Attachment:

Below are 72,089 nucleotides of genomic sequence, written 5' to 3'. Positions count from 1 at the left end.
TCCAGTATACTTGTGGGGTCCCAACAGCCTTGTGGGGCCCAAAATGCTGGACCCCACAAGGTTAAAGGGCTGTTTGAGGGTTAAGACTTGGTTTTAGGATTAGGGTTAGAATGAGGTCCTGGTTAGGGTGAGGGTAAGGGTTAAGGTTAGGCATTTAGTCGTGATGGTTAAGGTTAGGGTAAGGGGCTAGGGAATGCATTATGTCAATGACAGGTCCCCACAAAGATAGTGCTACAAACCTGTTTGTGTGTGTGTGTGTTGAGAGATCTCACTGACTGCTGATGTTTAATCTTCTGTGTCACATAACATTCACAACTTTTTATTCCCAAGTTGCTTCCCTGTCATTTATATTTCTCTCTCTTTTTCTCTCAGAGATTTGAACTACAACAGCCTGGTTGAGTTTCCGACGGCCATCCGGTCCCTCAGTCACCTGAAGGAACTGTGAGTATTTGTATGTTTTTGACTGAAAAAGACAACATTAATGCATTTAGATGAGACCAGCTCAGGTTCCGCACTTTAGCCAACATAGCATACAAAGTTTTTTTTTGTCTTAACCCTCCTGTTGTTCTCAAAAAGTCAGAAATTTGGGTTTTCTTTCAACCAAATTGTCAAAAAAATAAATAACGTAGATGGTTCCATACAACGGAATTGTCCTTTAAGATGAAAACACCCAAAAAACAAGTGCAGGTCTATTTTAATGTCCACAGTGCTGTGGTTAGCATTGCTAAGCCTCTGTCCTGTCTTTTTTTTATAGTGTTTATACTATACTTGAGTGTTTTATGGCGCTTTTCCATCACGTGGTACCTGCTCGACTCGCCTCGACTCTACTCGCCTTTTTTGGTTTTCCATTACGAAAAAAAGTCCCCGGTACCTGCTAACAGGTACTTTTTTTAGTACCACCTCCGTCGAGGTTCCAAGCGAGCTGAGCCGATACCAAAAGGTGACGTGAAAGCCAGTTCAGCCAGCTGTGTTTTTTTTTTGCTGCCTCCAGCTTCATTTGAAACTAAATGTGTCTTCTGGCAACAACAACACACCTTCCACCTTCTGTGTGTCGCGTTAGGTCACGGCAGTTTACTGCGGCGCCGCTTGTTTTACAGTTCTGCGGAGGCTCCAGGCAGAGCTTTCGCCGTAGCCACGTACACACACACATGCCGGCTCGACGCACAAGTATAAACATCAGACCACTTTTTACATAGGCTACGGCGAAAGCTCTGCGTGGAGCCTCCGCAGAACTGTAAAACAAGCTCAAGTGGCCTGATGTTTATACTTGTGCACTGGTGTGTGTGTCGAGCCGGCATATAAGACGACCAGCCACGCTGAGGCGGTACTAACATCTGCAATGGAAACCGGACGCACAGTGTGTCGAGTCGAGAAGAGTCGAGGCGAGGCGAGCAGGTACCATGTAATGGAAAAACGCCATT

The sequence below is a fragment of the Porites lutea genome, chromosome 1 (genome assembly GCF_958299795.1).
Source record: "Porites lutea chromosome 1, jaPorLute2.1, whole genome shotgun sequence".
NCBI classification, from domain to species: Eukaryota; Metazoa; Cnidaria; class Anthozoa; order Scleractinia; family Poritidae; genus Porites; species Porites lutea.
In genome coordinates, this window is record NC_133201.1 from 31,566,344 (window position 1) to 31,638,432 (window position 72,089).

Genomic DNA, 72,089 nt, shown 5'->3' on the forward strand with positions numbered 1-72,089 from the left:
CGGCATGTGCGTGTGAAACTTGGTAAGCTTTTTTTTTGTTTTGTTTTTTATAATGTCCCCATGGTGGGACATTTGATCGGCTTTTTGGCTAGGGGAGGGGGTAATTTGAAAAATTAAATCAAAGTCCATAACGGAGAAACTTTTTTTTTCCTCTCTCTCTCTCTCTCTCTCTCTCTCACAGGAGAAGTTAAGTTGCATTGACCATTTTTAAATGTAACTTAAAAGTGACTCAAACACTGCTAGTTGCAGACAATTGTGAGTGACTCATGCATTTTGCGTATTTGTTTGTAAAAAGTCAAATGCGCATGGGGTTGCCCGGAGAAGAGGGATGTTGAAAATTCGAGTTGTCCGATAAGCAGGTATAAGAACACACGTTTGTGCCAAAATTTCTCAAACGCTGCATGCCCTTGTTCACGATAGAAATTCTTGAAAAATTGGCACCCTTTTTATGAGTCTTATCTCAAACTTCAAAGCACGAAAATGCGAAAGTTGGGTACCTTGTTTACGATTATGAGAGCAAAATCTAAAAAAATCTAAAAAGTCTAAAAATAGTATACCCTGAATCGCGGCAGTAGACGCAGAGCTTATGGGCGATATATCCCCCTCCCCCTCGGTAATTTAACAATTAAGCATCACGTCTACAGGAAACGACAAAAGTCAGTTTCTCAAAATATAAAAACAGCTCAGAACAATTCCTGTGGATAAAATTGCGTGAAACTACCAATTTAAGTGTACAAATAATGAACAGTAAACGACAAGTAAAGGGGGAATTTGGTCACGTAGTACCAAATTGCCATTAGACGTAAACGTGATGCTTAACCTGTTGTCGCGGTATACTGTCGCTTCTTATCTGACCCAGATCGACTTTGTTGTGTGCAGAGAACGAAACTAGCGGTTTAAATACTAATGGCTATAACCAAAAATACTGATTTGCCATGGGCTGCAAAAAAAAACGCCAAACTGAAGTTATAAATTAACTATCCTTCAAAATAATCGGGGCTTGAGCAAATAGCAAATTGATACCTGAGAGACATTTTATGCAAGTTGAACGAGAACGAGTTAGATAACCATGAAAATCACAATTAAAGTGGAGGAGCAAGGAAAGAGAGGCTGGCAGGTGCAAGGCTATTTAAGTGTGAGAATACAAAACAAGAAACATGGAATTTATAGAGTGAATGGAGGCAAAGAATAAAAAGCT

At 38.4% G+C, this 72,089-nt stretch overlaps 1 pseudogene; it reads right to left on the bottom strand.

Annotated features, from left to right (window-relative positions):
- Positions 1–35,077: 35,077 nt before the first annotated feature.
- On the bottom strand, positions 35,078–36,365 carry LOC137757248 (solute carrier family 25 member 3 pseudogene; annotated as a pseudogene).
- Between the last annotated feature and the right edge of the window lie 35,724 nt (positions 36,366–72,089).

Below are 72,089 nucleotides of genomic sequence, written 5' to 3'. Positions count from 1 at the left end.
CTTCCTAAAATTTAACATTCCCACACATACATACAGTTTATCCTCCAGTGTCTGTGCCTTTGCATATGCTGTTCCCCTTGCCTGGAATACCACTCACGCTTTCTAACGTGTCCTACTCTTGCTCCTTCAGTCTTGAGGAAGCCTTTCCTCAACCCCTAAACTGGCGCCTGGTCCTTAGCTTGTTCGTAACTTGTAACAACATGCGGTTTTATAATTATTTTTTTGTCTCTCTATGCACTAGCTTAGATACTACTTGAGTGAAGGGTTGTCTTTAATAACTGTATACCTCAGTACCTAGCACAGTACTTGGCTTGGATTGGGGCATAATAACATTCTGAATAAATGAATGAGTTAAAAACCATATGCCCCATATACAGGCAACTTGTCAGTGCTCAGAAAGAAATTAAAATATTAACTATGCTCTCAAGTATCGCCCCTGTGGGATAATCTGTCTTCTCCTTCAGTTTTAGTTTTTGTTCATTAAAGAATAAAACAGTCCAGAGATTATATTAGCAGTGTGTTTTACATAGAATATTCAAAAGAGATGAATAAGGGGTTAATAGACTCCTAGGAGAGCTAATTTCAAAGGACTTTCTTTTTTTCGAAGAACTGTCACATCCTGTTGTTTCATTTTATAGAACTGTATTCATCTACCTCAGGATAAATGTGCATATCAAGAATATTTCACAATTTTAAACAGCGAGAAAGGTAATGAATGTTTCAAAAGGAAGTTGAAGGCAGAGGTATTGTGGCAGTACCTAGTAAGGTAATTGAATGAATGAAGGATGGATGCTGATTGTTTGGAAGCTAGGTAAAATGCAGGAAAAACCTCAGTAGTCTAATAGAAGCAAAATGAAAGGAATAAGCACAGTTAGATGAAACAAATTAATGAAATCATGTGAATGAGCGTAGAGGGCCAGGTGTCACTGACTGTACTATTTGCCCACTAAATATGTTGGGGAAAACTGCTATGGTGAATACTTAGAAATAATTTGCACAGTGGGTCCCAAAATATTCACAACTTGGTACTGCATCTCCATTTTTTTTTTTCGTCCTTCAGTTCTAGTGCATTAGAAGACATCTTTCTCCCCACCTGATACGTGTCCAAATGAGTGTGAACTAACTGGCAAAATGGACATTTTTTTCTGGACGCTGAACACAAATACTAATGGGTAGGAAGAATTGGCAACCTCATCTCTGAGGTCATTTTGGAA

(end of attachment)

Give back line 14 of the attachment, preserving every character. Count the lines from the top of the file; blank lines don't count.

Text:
Below are 72,089 nucleotides of genomic sequence, written 5' to 3'. Positions count from 1 at the left end.